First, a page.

The Week Ahead

         Monday, Aug. 4, 10 a.m.EDT -- Spending on building projects likely rebounded 
      by a strong 0.8% in June, according to the median forecast of economists 
      surveyed by MMS International, one of The McGraw-Hill Companies. Public-works 
      and nonresidential construction likely led the increase. Spending dropped 1.8% 
      in May, but construction activity had risen steadily before that.
         Tuesday, Aug. 5, 10 a.m.EDT -- The Conference Board's index of leading 
      indicators likely increased 0.1% in June. That would follow a 0.3% advance in 
      May. A rising stock market and better orders offset a gain in unemployment 
      claims and drop in building permits. The leading indicators give no sign of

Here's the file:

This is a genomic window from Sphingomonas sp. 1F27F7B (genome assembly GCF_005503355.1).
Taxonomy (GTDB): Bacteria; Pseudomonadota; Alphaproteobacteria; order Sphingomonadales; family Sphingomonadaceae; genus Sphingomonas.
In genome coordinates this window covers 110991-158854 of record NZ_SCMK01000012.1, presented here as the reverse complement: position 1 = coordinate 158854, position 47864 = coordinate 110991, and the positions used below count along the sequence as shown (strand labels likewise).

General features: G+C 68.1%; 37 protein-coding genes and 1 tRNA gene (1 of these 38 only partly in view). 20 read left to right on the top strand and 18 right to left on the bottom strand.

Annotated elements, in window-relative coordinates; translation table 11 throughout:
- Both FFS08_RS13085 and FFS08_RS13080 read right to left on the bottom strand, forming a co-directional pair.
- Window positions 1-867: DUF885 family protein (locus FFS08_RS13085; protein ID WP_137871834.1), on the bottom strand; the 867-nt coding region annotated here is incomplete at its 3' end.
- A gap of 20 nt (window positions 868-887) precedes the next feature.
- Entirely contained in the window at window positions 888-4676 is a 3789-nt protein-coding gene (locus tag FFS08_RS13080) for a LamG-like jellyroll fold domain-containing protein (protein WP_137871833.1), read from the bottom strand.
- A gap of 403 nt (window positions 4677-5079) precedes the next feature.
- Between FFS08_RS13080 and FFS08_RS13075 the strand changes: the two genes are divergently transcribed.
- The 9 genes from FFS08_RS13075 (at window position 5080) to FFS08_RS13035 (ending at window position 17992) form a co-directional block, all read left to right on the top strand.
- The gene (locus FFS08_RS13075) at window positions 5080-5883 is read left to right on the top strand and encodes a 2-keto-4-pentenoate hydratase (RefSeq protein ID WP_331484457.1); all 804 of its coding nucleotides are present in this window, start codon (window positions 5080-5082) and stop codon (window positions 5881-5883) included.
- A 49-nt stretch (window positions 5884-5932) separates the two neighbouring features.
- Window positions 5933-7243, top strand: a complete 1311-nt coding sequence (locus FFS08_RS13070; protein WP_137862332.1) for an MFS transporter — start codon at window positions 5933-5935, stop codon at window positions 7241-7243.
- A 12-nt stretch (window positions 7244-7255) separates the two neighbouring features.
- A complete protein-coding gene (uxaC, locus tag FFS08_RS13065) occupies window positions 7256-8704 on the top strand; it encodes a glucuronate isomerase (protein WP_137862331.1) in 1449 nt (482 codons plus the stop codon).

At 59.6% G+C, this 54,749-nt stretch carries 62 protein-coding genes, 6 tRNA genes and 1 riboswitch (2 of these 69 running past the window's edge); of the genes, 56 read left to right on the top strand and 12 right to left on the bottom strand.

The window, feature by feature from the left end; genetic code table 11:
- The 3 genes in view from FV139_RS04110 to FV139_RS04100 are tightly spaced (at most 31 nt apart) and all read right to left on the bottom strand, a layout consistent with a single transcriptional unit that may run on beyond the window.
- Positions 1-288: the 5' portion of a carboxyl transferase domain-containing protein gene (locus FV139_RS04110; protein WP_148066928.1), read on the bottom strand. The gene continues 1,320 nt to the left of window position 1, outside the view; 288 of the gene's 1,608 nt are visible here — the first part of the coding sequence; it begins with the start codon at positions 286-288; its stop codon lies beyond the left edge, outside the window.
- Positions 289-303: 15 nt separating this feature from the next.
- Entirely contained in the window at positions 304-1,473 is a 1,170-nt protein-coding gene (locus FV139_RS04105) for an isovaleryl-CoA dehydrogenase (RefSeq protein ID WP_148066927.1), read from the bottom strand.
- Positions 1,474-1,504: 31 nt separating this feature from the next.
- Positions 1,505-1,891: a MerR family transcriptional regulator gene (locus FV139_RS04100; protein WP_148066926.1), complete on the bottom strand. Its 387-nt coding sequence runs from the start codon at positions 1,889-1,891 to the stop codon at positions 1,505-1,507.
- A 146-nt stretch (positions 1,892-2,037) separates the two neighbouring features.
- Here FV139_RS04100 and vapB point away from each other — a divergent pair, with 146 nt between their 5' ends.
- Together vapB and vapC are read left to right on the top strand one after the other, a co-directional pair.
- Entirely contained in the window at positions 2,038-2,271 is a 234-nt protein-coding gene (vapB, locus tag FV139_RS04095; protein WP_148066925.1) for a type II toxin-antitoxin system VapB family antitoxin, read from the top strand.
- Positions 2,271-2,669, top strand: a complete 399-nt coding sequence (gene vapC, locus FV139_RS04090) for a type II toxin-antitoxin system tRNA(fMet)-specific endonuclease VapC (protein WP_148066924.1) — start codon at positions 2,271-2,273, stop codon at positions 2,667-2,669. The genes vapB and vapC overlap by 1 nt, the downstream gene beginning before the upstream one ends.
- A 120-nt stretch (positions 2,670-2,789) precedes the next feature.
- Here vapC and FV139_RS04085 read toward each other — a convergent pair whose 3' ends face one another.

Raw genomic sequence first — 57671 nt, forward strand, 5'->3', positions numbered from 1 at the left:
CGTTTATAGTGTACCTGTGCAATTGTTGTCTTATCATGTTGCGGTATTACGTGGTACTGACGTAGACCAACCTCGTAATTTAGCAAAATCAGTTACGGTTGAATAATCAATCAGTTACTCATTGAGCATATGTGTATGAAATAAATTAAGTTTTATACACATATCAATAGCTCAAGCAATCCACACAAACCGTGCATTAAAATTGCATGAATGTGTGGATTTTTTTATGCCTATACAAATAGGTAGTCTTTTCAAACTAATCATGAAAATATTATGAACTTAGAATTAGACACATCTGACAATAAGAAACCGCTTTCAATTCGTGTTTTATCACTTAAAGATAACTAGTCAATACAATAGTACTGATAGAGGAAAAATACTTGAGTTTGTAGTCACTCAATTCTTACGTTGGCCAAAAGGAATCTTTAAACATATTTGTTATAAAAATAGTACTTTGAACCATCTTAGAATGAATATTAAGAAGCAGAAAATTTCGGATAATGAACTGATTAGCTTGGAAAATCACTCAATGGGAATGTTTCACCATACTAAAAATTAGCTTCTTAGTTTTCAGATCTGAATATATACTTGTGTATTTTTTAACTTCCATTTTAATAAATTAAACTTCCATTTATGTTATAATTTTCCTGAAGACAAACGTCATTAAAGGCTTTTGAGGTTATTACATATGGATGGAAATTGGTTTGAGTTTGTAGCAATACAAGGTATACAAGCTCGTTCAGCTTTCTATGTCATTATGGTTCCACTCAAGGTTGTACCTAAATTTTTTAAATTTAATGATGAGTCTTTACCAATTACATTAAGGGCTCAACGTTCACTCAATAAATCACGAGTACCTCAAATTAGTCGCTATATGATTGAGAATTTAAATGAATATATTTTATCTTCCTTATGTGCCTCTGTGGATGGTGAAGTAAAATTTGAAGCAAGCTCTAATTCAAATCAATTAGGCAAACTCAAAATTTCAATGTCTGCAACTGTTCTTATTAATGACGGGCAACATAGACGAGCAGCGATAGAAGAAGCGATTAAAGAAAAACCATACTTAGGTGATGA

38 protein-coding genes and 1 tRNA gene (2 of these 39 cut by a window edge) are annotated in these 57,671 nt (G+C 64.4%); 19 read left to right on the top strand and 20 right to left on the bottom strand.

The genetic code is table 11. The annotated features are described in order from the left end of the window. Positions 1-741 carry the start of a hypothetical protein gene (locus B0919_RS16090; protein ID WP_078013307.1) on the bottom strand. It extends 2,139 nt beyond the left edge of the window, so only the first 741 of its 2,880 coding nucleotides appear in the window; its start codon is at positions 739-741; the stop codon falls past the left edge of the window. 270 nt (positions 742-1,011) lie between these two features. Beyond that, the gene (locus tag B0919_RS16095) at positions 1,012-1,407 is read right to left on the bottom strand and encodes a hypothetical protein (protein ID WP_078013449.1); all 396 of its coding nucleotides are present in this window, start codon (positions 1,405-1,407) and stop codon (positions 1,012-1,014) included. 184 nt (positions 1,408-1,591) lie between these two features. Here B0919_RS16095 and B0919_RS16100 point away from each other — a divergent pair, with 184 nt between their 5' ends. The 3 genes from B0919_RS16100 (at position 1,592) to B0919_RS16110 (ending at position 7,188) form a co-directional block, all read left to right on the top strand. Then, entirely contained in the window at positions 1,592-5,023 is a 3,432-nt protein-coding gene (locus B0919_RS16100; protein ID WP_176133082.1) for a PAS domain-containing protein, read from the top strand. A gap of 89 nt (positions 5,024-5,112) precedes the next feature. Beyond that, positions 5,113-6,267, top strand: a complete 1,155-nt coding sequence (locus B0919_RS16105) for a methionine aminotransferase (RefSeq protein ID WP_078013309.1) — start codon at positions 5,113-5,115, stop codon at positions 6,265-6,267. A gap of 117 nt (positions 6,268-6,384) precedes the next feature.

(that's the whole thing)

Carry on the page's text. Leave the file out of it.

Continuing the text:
trouble for the economy going into 1998.
         Wednesday, Aug. 6, 2 p.m.EDT -- The Federal Reserve's survey of regional 
      economies will round up reports on business activity within its 12 districts. 
      During his semiannual talk to Congress, Fed Chairman Alan Greenspan discussed 
      tightness in the labor markets and its inflationary consequences. Consequently, 
      market participants will be most interested in the Beige Book's reports on 
      labor-market conditions and rising wages. The Beige Book is prepared in advance 
      of the Fed's next policy meeting, scheduled for Aug. 19.
         Thursday, Aug. 7, 3 p.m.EDT -- The MMS report forecasts that consumers added 
      $4.5 billion in new credit in June. That's suggested by a gain in retail sales 
      and vehicle purchases. In May, installment debt rose by only $3 billion, down 
      from the $7.2 billion average in the previous four months. Revolving credit, 
      which includes credit cards, was up only $0.7 billion in May. Consumer-debt 
      growth has slowed sharply in 1997, as banks tighten lending standards and 
      households pay down existing debts.

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